Collins leads Holman, Crosley, and Bronson ashore. Jameson refuses rescue, claiming that he and Eckert have renounced their US citizenship. Collins orders Holman to forcibly remove Eckert and Jameson, but Holman declares he is going to stay with them. Nationalist soldiers suddenly attack, killing Jameson. Collins orders the patrol to take Eckert to the ship, and remains behind to provide covering fire. Collins is killed, ironically leaving the normally rebellious Holman in command. Holman and Eckert have a tearful parting, finally making clear their love for each other, with Holman assuring her he will be following shortly. Holman kills a dozen soldiers but is fatally shot just when he is about to rejoin the others. His last bewildered words are, "I was home. What happened. What the hell happened?"

Eckert and the remaining two sailors reach the ship, and the San Pablo sails away.


Former child actor and career naval officer Frank Coghlan, Jr. was the technical advisor to the film regarding the U.S. Navy, and made an uncredited appearance as one of the American businessmen stripping Maily.



For years Robert Wise had wanted to make The Sand Pebbles, but the film companies were reluctant to finance it. The Sand Pebbles was eventually paid for, but because its production required extensive location scouting and pre-production work, as well as being monsoon-affected in Taipei, its producer and director Wise realised that it would be over a year before principal photography could begin. At the insistence of the film company, Wise agreed to direct a "fill-in" project, The Sound of Music, a film that became one of the most popular and acclaimed films of the 1960s.


The film company spent $250,000 building a replica gunboat named the San Pablo, based on the USS Villalobos—a former Spanish Navy gunboat that was seized by the US Navy in the Philippine Islands during the Spanish–American War (1898–99)—but with a greatly reduced draft to allow sailing on the shallow Tam Sui and Keelung Rivers.[4] A seaworthy vessel that was actually powered by Cummins diesel engines,[5] the San Pablo made the voyage from Hong Kong to Taiwan and back under her own power during shooting of The Sand Pebbles. After filming was completed, the San Pablo was sold to the DeLong Timber Company and renamed the Nola D, then later sold to Seiscom Delta Exploration Co., which used her as a floating base camp with significant modifications, including removal of her engines and the addition of a helipad.[6]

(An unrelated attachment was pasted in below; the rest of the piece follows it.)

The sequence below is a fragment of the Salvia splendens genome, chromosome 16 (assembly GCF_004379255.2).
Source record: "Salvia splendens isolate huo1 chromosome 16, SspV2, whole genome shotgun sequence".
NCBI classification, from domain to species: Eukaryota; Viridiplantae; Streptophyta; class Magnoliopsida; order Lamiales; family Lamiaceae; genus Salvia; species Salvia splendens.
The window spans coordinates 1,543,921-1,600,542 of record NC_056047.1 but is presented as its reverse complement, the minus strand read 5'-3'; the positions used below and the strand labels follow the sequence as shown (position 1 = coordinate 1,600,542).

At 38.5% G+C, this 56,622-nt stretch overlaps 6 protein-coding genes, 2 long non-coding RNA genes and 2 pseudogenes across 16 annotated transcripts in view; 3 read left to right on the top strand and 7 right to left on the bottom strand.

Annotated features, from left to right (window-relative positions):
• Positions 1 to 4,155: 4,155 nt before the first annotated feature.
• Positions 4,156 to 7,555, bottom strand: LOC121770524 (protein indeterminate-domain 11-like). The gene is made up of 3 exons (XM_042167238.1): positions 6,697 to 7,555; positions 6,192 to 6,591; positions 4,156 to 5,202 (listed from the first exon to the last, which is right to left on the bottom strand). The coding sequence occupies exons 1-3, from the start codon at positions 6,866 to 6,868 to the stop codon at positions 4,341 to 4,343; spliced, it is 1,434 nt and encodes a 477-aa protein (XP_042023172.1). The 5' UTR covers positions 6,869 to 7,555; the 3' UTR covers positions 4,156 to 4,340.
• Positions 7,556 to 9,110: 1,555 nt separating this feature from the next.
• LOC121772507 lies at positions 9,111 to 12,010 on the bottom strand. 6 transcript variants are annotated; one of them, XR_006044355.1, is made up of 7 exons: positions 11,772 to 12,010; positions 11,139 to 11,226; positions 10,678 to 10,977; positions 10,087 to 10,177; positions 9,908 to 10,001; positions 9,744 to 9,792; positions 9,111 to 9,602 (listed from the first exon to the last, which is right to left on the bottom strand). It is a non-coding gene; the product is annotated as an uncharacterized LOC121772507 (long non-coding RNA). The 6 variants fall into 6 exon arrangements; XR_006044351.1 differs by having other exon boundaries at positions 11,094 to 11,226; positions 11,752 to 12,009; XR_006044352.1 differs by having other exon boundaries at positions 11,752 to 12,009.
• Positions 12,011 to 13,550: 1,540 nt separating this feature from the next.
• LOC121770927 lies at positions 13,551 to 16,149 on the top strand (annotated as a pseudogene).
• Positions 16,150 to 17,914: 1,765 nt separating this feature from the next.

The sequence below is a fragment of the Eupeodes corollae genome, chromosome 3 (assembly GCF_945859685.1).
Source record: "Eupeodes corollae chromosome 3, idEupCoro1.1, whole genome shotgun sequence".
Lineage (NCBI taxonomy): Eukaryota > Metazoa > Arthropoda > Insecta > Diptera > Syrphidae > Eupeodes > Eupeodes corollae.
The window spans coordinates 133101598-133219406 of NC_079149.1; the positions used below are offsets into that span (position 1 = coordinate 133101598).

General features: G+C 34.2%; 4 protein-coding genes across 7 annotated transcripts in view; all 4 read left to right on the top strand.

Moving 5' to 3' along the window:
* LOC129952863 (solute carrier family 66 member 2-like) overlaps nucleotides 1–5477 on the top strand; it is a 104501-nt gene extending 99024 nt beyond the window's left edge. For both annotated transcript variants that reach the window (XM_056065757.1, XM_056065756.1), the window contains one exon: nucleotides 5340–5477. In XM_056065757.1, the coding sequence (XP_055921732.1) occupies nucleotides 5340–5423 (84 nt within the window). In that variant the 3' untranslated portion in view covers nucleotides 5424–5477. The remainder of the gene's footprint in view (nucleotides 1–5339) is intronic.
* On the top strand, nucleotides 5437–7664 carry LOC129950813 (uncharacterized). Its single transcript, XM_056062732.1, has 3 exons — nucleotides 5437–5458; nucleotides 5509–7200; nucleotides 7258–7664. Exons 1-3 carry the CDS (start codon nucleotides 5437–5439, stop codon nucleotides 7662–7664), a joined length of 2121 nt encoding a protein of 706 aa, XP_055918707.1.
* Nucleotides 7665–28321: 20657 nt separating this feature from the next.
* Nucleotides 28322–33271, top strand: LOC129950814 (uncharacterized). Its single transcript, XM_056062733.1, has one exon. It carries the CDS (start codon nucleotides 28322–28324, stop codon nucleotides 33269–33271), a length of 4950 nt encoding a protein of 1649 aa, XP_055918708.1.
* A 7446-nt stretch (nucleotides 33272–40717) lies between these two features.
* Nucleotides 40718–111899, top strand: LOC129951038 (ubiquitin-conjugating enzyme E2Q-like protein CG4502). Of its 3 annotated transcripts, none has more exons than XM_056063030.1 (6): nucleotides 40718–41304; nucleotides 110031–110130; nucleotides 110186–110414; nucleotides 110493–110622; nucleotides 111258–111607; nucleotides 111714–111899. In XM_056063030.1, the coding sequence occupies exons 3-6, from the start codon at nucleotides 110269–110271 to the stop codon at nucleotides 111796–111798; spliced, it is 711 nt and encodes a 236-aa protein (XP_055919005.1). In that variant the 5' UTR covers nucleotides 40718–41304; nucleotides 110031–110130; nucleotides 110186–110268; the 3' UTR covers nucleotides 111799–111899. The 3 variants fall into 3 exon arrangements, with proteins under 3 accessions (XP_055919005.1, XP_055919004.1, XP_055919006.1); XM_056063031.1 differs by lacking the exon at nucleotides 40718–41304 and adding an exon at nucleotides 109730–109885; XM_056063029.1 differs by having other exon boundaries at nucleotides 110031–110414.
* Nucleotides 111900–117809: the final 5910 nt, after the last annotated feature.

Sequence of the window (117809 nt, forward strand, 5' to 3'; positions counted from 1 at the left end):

The Sand Pebbles was filmed both in Taiwan and Hong Kong. Its filming, which began on November 22, 1965, at Keelung, was scheduled to take about nine weeks, but it ended up taking seven months. The cast and crew took a break for the Christmas holidays at Tamsui, Taipei.

At one point a 15-foot camera boat capsized on the Keelung River, setting back the schedule because the soundboard was ruined when it sank. When the filming was finally completed in Taiwan, the government of the Republic of China held several members of the crew, including McQueen and his family, supposedly "hostage" by keeping their passports because of unpaid additional taxes. In March 1966 the filming moved to Hong Kong for three months, mainly for scenes in Sai Kung and Tung Chung, and then, in June, it travelled to Hollywood to finish its interior scenes at the Fox Studios.

Due to frequent rain and other difficulties in Hong Kong, the filming was nearly abandoned. When he returned to Los Angeles McQueen fell ill because he had an abscessed molar. He had not wanted to see a dentist until he returned to California. His dentist and physician ordered him to take an extended period of rest—one that halted production again for weeks.

Themes and background

The military life of the San Pablo's crew, the titular 'sand pebbles', portrays the era's racism and colonialism on a small scale, through the sailors' relations with the coolies who run their gunboat and the bargirls who serve them off-duty, as well as on a large scale, with the West's gunboat diplomacy domination of China.

Although the 1962 novel antedated extensive US activity in Vietnam and was not based on any historic incidents, by the December 1966 release of the film it was seen as an explicit statement on the US's extensive combat involvement in the Vietnam War in reviews published by The New York Times,[7] and Life magazine.[8]


It rained the night of the premiere, December 20, 1966, at the Rivoli Theatre in New York City. Afterwards, McQueen did not do any film work for about a year due to exhaustion, saying that whatever sins that he had committed in his life had been paid for when he made The Sand Pebbles.[9][10] The performance earned McQueen the only Academy Award nomination of his career. He was not seen on film again until two 1968 films, The Thomas Crown Affair and Bullitt (which included his fellow Sand Pebbles actor Simon Oakland as Bullitt's boss).